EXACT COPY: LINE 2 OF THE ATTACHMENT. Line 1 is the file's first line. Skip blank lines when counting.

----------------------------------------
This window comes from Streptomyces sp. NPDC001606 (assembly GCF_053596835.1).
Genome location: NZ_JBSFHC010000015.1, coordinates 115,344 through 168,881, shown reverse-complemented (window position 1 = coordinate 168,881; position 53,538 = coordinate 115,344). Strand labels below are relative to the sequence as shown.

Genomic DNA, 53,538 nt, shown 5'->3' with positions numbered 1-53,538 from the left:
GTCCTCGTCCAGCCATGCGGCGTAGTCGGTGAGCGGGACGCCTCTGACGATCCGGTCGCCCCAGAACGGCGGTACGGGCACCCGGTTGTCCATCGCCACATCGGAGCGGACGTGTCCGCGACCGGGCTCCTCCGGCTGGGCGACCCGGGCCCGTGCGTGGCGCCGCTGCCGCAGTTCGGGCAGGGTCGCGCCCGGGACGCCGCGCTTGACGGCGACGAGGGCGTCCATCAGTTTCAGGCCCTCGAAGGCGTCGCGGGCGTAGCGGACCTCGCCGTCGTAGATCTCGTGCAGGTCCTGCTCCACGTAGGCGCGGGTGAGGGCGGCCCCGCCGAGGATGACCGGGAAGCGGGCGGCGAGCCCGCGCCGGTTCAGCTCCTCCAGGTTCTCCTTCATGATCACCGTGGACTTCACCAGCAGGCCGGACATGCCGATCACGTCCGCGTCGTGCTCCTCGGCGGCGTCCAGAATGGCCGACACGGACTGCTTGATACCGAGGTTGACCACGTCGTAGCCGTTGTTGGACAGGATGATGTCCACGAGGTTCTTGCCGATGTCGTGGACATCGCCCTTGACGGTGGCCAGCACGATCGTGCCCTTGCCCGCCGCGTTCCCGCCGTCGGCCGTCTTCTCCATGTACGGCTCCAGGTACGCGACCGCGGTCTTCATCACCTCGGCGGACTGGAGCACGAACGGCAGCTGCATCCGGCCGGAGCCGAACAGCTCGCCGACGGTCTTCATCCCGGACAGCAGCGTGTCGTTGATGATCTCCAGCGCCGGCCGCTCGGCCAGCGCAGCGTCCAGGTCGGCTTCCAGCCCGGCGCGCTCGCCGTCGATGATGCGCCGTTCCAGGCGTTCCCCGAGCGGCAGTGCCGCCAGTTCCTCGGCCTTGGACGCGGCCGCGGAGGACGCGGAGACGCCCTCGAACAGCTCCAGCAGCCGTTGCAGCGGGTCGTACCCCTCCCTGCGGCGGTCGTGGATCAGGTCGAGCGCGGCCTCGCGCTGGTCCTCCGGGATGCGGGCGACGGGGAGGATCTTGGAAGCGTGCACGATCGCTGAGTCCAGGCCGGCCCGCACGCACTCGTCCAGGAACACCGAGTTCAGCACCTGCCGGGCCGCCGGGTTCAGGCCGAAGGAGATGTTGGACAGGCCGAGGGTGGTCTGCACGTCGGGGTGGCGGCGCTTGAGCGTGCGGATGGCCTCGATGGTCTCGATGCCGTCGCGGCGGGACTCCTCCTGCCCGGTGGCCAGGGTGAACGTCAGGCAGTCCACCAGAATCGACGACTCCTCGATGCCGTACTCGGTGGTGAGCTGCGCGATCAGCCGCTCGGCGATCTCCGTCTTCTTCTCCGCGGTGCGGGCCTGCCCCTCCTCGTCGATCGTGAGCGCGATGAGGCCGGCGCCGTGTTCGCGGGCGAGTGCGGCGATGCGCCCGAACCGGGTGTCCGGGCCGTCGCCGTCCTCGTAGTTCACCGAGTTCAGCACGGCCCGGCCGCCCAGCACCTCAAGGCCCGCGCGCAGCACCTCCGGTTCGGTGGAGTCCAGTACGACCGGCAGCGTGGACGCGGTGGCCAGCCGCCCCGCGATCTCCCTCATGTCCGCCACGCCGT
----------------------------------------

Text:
Genome location: NZ_JBSFHC010000015.1, coordinates 115,344 through 168,881, shown reverse-complemented (window position 1 = coordinate 168,881; position 53,538 = coordinate 115,344). Strand labels below are relative to the sequence as shown.